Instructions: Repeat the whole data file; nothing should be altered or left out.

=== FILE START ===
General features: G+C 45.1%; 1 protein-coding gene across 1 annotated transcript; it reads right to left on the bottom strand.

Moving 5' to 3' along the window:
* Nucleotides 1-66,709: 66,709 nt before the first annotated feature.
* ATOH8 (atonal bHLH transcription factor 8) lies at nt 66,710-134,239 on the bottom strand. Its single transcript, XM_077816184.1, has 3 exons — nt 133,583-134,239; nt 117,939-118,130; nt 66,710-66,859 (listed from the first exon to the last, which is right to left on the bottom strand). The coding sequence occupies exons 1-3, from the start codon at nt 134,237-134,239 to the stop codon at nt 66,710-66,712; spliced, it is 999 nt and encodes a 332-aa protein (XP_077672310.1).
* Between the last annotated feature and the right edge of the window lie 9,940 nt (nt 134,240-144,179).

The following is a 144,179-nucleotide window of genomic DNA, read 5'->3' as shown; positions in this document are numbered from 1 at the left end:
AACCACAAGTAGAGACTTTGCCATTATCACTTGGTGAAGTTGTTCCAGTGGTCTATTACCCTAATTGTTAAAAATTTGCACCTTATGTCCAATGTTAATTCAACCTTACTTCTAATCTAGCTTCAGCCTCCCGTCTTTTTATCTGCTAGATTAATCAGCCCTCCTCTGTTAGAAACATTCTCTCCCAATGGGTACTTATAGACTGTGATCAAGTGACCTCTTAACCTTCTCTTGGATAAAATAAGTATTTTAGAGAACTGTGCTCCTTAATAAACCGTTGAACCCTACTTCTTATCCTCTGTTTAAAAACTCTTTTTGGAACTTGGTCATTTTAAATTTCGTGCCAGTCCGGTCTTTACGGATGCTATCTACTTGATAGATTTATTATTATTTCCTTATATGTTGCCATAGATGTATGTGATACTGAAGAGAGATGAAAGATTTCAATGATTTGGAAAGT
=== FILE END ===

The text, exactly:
General features: G+C 45.1%; 1 protein-coding gene across 1 annotated transcript; it reads right to left on the bottom strand.

Moving 5' to 3' along the window:
* Nucleotides 1-66,709: 66,709 nt before the first annotated feature.
* ATOH8 (atonal bHLH transcription factor 8) lies at nt 66,710-134,239 on the bottom strand. Its single transcript, XM_077816184.1, has 3 exons — nt 133,583-134,239; nt 117,939-118,130; nt 66,710-66,859 (listed from the first exon to the last, which is right to left on the bottom strand). The coding sequence occupies exons 1-3, from the start codon at nt 134,237-134,239 to the stop codon at nt 66,710-66,712; spliced, it is 999 nt and encodes a 332-aa protein (XP_077672310.1).
* Between the last annotated feature and the right edge of the window lie 9,940 nt (nt 134,240-144,179).

The following is a 144,179-nucleotide window of genomic DNA, read 5'->3' as shown; positions in this document are numbered from 1 at the left end:
AACCACAAGTAGAGACTTTGCCATTATCACTTGGTGAAGTTGTTCCAGTGGTCTATTACCCTAATTGTTAAAAATTTGCACCTTATGTCCAATGTTAATTCAACCTTACTTCTAATCTAGCTTCAGCCTCCCGTCTTTTTATCTGCTAGATTAATCAGCCCTCCTCTGTTAGAAACATTCTCTCCCAATGGGTACTTATAGACTGTGATCAAGTGACCTCTTAACCTTCTCTTGGATAAAATAAGTATTTTAGAGAACTGTGCTCCTTAATAAACCGTTGAACCCTACTTCTTATCCTCTGTTTAAAAACTCTTTTTGGAACTTGGTCATTTTAAATTTCGTGCCAGTCCGGTCTTTACGGATGCTATCTACTTGATAGATTTATTATTATTTCCTTATATGTTGCCATAGATGTATGTGATACTGAAGAGAGATGAAAGATTTCAATGATTTGGAAAGT